The U.S. Environmental Protection Agency’s Long Term 2 Enhanced Surface Water Treatment Rule targets chlorine-resistant pathogens and microorganisms that feed water treatment plants in surface water sources. Illinois American Water (IAW) installed an ultraviolet (UV) disinfection system at its East St Louis water treatment plant to comply with EPA requirements.
Installation of the UV disinfection system requires an expansion of approximately eight acres and construction of two precast concrete, 29,000 SF storage reservoirs, a transfer pump station, a high service pump station, and a chemical feed building. Site soils consist of soft or loose interbedded sand, silty sand, and clay over loose to medium dense sand transitioning to medium dense to dense sand.
- Potential soil liquefaction due to location within the New Madrid Fault Zone.
- The reservoirs will be supported on shallow ring foundations with a thin, unreinforced (diaphragm) floor slab. Due to soil conditions, there was significant potential for unacceptable total and differential settlements of the structures.
The owner and geotechnical engineer wanted a ground improvement solution using vibro replacement stone columns and vibro compaction. Keller’s design/build proposal included installation, sequencing, and spacing for these techniques.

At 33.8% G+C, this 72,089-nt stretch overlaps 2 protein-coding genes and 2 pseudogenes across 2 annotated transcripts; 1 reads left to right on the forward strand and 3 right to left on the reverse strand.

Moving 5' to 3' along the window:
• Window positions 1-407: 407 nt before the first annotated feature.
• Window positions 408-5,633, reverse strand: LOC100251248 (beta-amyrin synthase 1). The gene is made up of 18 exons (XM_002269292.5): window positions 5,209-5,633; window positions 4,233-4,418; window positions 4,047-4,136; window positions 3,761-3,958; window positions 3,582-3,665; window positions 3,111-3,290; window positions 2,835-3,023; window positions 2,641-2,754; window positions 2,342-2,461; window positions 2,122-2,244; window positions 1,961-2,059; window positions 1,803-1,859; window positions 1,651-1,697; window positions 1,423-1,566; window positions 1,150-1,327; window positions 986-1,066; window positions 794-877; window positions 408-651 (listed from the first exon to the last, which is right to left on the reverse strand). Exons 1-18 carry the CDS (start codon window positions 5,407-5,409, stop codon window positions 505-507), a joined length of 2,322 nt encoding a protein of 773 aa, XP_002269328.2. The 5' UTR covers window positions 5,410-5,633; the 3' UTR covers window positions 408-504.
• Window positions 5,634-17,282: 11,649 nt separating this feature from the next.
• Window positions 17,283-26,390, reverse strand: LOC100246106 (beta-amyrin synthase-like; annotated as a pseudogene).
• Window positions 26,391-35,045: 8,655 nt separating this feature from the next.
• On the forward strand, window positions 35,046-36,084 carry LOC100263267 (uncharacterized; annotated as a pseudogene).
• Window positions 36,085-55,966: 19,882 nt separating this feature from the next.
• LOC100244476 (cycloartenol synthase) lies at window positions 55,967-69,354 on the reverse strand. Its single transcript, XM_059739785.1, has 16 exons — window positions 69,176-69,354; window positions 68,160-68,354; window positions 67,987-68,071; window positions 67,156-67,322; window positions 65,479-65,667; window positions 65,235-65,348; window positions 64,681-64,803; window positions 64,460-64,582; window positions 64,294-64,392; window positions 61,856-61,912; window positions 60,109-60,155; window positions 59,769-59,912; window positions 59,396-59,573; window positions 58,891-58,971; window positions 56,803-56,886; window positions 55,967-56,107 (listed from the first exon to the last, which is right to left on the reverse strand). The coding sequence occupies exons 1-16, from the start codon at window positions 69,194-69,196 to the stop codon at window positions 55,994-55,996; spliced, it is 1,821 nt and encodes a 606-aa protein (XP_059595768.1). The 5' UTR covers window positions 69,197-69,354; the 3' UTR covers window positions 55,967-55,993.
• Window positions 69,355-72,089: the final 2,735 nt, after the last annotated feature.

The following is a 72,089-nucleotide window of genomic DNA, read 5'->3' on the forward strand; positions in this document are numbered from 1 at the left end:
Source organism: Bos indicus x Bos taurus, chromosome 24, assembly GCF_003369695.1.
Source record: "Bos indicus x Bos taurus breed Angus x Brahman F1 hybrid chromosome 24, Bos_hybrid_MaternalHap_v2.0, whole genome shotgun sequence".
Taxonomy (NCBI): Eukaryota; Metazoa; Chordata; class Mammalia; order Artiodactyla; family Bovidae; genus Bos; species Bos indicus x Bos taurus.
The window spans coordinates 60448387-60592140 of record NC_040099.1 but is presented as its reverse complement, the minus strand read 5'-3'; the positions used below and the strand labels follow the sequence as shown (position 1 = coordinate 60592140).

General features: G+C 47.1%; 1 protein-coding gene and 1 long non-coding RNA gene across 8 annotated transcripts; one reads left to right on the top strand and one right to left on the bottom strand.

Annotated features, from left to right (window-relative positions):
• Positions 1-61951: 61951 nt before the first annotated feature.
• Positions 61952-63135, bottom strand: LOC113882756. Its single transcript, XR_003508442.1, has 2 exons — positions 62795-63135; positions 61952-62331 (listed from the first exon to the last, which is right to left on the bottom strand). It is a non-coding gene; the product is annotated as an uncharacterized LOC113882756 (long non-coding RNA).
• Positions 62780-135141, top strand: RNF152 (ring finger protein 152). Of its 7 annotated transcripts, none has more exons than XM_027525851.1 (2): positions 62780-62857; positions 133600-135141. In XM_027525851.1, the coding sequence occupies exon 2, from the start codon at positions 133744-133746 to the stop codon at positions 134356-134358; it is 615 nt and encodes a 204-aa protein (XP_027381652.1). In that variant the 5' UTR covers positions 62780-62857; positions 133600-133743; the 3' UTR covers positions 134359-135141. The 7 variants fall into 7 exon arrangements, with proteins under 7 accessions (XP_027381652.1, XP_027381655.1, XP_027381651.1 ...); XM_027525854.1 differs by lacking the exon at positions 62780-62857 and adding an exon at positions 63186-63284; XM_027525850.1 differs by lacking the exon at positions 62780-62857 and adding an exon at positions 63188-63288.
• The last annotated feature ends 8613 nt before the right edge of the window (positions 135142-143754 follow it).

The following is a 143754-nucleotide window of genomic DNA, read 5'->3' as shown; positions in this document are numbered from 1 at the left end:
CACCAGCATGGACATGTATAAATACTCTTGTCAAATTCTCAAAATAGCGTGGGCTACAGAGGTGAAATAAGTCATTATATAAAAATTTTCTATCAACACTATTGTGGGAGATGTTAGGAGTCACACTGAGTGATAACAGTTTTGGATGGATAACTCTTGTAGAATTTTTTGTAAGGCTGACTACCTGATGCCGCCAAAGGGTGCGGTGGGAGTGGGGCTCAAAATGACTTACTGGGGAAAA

The bottom-feed stone columns were installed (using water flush methods) on a 10-ft primary rectangular spacing to a depth of 30-35 ft to provide settlement control and improve bearing capacity. A secondary, split-spaced pattern of shallow, bottom-feed VibroPiers® (vibro aggregate piers) was installed to refusal in the previously densified sand to provide the target stone column area replacement ratio, further enhancing settlement reduction and bearing capacity. Keller’s team also worked closely with the reservoir manufacturer to design and install a load transfer platform beneath the reservoirs to ensure the performance of the treatment areas.
A modulus test was performed to confirm design parameters. Following the project engineer’s recommended verification program, Keller performed cone penetrometer testing every 1600 SF. The CPT results indicated the soils met all project performance requirements.